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Scott County, Tennessee

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Profiles

  • Allen McDonald (1803 - 1862)
    Allen McDonald was born 22 JUN 1803 in Tennessee, and died 25 NOV 1862 in Scott County, Tennessee. He was the son of James McDonald and Sarah Cox. A Merchant, Justice of the peace, Court Clerk and ...
  • William Smith (aft.1820 - bef.1866)
    William Smith was born ABT 1820 in Tennessee, and died BEF 1866. He married Pherbie Jeffers. She was born ABT 1820 in Tennessee, and died after 1880. Children of Pherbie Jeffers and William Smith are:...
  • Pheraba ‘Pherbie’ Smith (aft.1820 - aft.1880)
    Phareba ‘Pherbie’ Jeffers was born ABT 1820 / 1825 in Tennessee and died after 1880. She married Allen McDonald, son of James McDonald and Sarah Cox. He was born 22 JUN 1803 in Tennessee, and died...
  • Isabel Surilla ‘Ibey’ Hembree (c.1856 - 1884)
    Isabel Surilla ‘Ibey’ ‘Rilla’ Smith was born ABT 1856 in Tennessee. She was the daughter of William Smith and Pherbie Jeffers. Family She married Meshack Hembree 16 OCT 1873 in Whitley County, Kent...
  • Meshack Hembree, (USA) (1812 - 1885)
    Meshack Hembree was born 12 SEP 1812 in Knox County, Kentucky, and died 21 JAN 1885 in Scott County, Tennessee. He was the son of John Hembree and Mary Laws. Note: Private, Co. G, 2nd Tennessee Infan...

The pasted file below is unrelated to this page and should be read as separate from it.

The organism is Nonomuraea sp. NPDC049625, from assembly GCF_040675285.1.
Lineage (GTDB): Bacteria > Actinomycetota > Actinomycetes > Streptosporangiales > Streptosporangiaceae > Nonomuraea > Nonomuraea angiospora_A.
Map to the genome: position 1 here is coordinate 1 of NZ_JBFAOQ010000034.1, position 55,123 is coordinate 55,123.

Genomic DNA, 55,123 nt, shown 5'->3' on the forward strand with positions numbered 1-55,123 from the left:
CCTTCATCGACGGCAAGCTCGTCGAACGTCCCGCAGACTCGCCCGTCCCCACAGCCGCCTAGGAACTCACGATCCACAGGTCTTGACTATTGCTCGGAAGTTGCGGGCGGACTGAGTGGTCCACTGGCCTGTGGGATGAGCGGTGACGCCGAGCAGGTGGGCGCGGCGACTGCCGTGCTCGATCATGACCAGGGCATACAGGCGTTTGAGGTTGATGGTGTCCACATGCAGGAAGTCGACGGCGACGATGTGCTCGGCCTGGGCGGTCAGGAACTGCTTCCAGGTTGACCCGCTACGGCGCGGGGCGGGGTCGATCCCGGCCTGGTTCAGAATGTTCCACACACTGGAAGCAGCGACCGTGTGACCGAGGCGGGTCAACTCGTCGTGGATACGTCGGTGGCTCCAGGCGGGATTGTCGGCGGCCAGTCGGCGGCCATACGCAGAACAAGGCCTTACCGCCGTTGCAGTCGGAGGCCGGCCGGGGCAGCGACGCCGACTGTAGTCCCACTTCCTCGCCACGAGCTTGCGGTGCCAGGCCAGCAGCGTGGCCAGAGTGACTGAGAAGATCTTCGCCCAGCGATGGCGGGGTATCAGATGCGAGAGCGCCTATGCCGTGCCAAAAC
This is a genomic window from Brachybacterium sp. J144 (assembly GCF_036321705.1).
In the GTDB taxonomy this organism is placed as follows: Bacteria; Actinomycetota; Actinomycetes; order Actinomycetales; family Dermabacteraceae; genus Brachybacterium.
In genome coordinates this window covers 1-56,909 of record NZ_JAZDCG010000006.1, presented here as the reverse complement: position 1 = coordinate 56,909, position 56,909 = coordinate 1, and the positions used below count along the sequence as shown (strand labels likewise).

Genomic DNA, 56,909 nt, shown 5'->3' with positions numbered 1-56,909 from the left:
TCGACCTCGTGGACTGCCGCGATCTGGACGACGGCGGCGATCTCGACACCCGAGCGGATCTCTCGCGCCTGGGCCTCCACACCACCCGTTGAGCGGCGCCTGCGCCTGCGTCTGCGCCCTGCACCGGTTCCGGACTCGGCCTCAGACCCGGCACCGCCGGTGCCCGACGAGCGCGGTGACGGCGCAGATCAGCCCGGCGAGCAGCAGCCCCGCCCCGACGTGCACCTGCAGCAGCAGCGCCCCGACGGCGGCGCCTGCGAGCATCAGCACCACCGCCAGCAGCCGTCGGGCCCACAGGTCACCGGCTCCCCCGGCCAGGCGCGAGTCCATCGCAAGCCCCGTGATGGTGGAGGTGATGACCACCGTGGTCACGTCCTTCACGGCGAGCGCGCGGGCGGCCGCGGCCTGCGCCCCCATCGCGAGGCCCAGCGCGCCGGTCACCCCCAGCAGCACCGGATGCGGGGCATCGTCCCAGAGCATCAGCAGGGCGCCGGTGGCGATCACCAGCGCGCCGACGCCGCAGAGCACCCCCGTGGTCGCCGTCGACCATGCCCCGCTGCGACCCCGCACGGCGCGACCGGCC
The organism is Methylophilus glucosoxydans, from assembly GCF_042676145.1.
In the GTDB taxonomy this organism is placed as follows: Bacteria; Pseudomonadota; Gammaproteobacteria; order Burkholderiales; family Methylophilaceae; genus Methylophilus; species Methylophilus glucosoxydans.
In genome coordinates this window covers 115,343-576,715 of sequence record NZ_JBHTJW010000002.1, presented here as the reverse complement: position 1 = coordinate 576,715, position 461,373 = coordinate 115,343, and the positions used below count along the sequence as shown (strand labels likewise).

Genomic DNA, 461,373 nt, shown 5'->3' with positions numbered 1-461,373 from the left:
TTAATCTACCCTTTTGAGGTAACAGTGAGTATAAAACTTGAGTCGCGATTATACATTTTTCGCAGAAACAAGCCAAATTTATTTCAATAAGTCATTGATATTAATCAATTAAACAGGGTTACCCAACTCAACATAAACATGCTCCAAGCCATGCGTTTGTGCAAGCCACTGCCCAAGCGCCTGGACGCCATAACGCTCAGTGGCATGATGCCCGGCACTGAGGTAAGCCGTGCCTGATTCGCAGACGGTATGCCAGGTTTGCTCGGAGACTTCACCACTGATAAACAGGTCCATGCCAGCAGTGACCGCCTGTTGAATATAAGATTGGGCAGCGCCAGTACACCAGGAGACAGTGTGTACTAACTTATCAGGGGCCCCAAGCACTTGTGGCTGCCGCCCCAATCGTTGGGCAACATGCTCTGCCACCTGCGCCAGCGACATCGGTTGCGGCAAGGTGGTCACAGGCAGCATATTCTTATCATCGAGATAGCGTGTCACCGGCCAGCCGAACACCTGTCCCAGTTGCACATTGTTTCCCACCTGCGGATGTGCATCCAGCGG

Please add profiles of those who were born, lived or died in Scott County, Tennessee.

Official Website

Scott County was formed in 1849 and is named for U.S. Army General Winfield Scott, a hero of the Mexican War.

During the Civil War, the county was a Southern Unionist bastion, voting against secession from the Union in Tennessee's June 1861 referendum by a higher percentage (521 to 19, or 96%) than in any other Tennessee county. This sentiment was encouraged by a June 4, 1861, speech in Huntsville by U.S. Senator Andrew Johnson. In 1861, the county assembly officially enacted a resolution seceding from the state of Tennessee, and thus the Confederacy, forming the "Free and Independent State of Scott," also known simply as the "State of Scott." The county remained a pro-Union enclave throughout the war. Ulysses S. Grant received over 90% of the vote in Scott County during both the 1868 United States presidential election and the 1872 United States presidential election.

The proclamation was finally repealed, over a hundred years later, by Scott County in 1986. Technically speaking Scott County was an independent state until 1986.

Adjacent Counties

Towns & Communities

  • Elgin
  • Helenwood
  • Huntsville (County Seat)
  • Isham
  • Montgomery
  • New River
  • Oneida
  • Robbins
  • Rugby (part)
  • Winfield
  • Winona

Links

Wikipedia

Nat'l Reg. of Hist. Places

Big South Fork Nat'l River (part)

TN GenWeb